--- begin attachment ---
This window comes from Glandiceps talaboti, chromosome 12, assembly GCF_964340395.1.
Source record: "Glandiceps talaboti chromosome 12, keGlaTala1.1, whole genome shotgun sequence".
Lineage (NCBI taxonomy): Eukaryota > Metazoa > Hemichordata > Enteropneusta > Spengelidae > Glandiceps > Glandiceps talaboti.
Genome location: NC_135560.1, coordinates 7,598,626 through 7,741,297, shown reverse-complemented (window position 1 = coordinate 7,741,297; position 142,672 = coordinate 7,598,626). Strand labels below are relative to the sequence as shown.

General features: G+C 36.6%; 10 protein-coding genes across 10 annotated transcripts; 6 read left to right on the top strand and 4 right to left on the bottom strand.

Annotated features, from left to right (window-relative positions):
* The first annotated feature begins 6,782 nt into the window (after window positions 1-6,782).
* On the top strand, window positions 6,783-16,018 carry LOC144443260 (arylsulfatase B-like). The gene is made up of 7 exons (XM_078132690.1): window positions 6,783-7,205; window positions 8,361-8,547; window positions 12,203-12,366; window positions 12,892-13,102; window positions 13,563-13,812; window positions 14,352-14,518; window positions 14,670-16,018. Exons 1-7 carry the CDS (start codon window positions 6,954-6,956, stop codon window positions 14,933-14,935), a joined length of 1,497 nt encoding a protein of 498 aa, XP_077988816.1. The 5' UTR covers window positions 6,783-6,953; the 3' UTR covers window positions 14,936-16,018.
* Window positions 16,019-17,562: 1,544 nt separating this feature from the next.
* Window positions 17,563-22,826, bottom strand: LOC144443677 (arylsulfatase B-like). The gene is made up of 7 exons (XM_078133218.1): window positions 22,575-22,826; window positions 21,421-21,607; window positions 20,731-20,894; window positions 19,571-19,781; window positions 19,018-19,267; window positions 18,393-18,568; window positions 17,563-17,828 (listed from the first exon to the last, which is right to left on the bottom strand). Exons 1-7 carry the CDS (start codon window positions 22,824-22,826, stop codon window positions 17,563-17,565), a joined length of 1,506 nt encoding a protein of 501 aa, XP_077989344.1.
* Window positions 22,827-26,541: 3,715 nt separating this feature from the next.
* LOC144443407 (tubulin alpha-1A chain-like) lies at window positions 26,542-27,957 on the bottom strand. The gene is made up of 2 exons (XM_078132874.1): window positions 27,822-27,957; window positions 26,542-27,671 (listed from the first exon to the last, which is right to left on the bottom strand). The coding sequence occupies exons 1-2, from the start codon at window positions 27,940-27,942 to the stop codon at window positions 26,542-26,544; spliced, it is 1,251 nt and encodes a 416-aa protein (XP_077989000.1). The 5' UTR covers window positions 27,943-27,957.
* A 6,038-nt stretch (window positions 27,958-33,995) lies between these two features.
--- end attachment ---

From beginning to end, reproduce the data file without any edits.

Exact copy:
This window comes from Glandiceps talaboti, chromosome 12, assembly GCF_964340395.1.
Source record: "Glandiceps talaboti chromosome 12, keGlaTala1.1, whole genome shotgun sequence".
Lineage (NCBI taxonomy): Eukaryota > Metazoa > Hemichordata > Enteropneusta > Spengelidae > Glandiceps > Glandiceps talaboti.
Genome location: NC_135560.1, coordinates 7,598,626 through 7,741,297, shown reverse-complemented (window position 1 = coordinate 7,741,297; position 142,672 = coordinate 7,598,626). Strand labels below are relative to the sequence as shown.

General features: G+C 36.6%; 10 protein-coding genes across 10 annotated transcripts; 6 read left to right on the top strand and 4 right to left on the bottom strand.

Annotated features, from left to right (window-relative positions):
* The first annotated feature begins 6,782 nt into the window (after window positions 1-6,782).
* On the top strand, window positions 6,783-16,018 carry LOC144443260 (arylsulfatase B-like). The gene is made up of 7 exons (XM_078132690.1): window positions 6,783-7,205; window positions 8,361-8,547; window positions 12,203-12,366; window positions 12,892-13,102; window positions 13,563-13,812; window positions 14,352-14,518; window positions 14,670-16,018. Exons 1-7 carry the CDS (start codon window positions 6,954-6,956, stop codon window positions 14,933-14,935), a joined length of 1,497 nt encoding a protein of 498 aa, XP_077988816.1. The 5' UTR covers window positions 6,783-6,953; the 3' UTR covers window positions 14,936-16,018.
* Window positions 16,019-17,562: 1,544 nt separating this feature from the next.
* Window positions 17,563-22,826, bottom strand: LOC144443677 (arylsulfatase B-like). The gene is made up of 7 exons (XM_078133218.1): window positions 22,575-22,826; window positions 21,421-21,607; window positions 20,731-20,894; window positions 19,571-19,781; window positions 19,018-19,267; window positions 18,393-18,568; window positions 17,563-17,828 (listed from the first exon to the last, which is right to left on the bottom strand). Exons 1-7 carry the CDS (start codon window positions 22,824-22,826, stop codon window positions 17,563-17,565), a joined length of 1,506 nt encoding a protein of 501 aa, XP_077989344.1.
* Window positions 22,827-26,541: 3,715 nt separating this feature from the next.
* LOC144443407 (tubulin alpha-1A chain-like) lies at window positions 26,542-27,957 on the bottom strand. The gene is made up of 2 exons (XM_078132874.1): window positions 27,822-27,957; window positions 26,542-27,671 (listed from the first exon to the last, which is right to left on the bottom strand). The coding sequence occupies exons 1-2, from the start codon at window positions 27,940-27,942 to the stop codon at window positions 26,542-26,544; spliced, it is 1,251 nt and encodes a 416-aa protein (XP_077989000.1). The 5' UTR covers window positions 27,943-27,957.
* A 6,038-nt stretch (window positions 27,958-33,995) lies between these two features.